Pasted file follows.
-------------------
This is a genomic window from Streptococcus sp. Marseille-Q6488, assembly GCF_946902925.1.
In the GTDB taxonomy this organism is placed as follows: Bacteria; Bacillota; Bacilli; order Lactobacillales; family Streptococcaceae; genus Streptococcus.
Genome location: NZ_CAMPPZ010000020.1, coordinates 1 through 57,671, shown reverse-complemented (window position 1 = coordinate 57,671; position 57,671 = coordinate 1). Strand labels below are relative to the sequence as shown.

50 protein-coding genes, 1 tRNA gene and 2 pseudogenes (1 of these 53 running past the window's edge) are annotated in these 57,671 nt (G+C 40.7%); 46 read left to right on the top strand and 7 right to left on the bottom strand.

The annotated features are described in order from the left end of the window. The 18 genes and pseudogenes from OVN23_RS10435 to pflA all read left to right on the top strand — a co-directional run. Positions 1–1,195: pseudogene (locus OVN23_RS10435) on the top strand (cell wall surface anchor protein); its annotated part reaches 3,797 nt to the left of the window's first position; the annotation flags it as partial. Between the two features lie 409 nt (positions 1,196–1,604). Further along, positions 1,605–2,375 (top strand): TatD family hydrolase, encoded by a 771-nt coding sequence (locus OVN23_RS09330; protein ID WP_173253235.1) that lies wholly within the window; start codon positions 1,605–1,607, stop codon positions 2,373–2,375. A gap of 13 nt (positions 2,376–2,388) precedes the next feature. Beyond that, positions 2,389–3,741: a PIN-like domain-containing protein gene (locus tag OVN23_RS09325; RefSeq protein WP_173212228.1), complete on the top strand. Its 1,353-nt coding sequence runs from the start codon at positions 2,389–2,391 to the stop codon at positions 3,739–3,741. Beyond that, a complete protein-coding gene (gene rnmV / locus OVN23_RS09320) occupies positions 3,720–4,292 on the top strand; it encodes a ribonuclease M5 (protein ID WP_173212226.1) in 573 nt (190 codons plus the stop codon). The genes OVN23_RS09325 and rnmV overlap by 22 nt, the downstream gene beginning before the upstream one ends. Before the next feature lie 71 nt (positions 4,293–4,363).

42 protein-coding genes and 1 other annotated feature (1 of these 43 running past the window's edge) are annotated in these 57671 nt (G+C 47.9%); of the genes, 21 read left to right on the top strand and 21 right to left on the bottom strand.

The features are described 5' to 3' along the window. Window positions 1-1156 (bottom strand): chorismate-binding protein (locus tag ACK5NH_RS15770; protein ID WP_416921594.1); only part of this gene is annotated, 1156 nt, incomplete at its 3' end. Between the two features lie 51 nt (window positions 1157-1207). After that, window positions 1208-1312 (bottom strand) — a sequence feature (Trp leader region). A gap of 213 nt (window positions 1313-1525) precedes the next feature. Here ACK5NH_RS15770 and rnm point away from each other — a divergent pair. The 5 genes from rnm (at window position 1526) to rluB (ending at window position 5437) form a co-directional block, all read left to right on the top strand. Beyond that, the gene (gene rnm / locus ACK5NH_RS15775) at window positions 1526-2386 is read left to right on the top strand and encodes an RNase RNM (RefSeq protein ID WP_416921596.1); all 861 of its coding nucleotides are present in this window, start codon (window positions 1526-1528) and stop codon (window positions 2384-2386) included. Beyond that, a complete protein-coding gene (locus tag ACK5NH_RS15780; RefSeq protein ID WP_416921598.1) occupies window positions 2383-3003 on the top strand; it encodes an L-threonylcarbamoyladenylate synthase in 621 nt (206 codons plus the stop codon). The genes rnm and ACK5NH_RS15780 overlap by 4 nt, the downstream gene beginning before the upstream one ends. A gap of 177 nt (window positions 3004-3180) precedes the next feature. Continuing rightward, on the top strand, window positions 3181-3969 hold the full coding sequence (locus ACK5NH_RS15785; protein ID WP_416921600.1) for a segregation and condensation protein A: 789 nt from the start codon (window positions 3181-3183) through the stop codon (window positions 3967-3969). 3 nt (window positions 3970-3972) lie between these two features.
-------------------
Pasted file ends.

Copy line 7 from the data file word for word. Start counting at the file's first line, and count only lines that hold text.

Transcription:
The features are described 5' to 3' along the window. Window positions 1-1156 (bottom strand): chorismate-binding protein (locus tag ACK5NH_RS15770; protein ID WP_416921594.1); only part of this gene is annotated, 1156 nt, incomplete at its 3' end. Between the two features lie 51 nt (window positions 1157-1207). After that, window positions 1208-1312 (bottom strand) — a sequence feature (Trp leader region). A gap of 213 nt (window positions 1313-1525) precedes the next feature. Here ACK5NH_RS15770 and rnm point away from each other — a divergent pair. The 5 genes from rnm (at window position 1526) to rluB (ending at window position 5437) form a co-directional block, all read left to right on the top strand. Beyond that, the gene (gene rnm / locus ACK5NH_RS15775) at window positions 1526-2386 is read left to right on the top strand and encodes an RNase RNM (RefSeq protein ID WP_416921596.1); all 861 of its coding nucleotides are present in this window, start codon (window positions 1526-1528) and stop codon (window positions 2384-2386) included. Beyond that, a complete protein-coding gene (locus tag ACK5NH_RS15780; RefSeq protein ID WP_416921598.1) occupies window positions 2383-3003 on the top strand; it encodes an L-threonylcarbamoyladenylate synthase in 621 nt (206 codons plus the stop codon). The genes rnm and ACK5NH_RS15780 overlap by 4 nt, the downstream gene beginning before the upstream one ends. A gap of 177 nt (window positions 3004-3180) precedes the next feature. Continuing rightward, on the top strand, window positions 3181-3969 hold the full coding sequence (locus ACK5NH_RS15785; protein ID WP_416921600.1) for a segregation and condensation protein A: 789 nt from the start codon (window positions 3181-3183) through the stop codon (window positions 3967-3969). 3 nt (window positions 3970-3972) lie between these two features.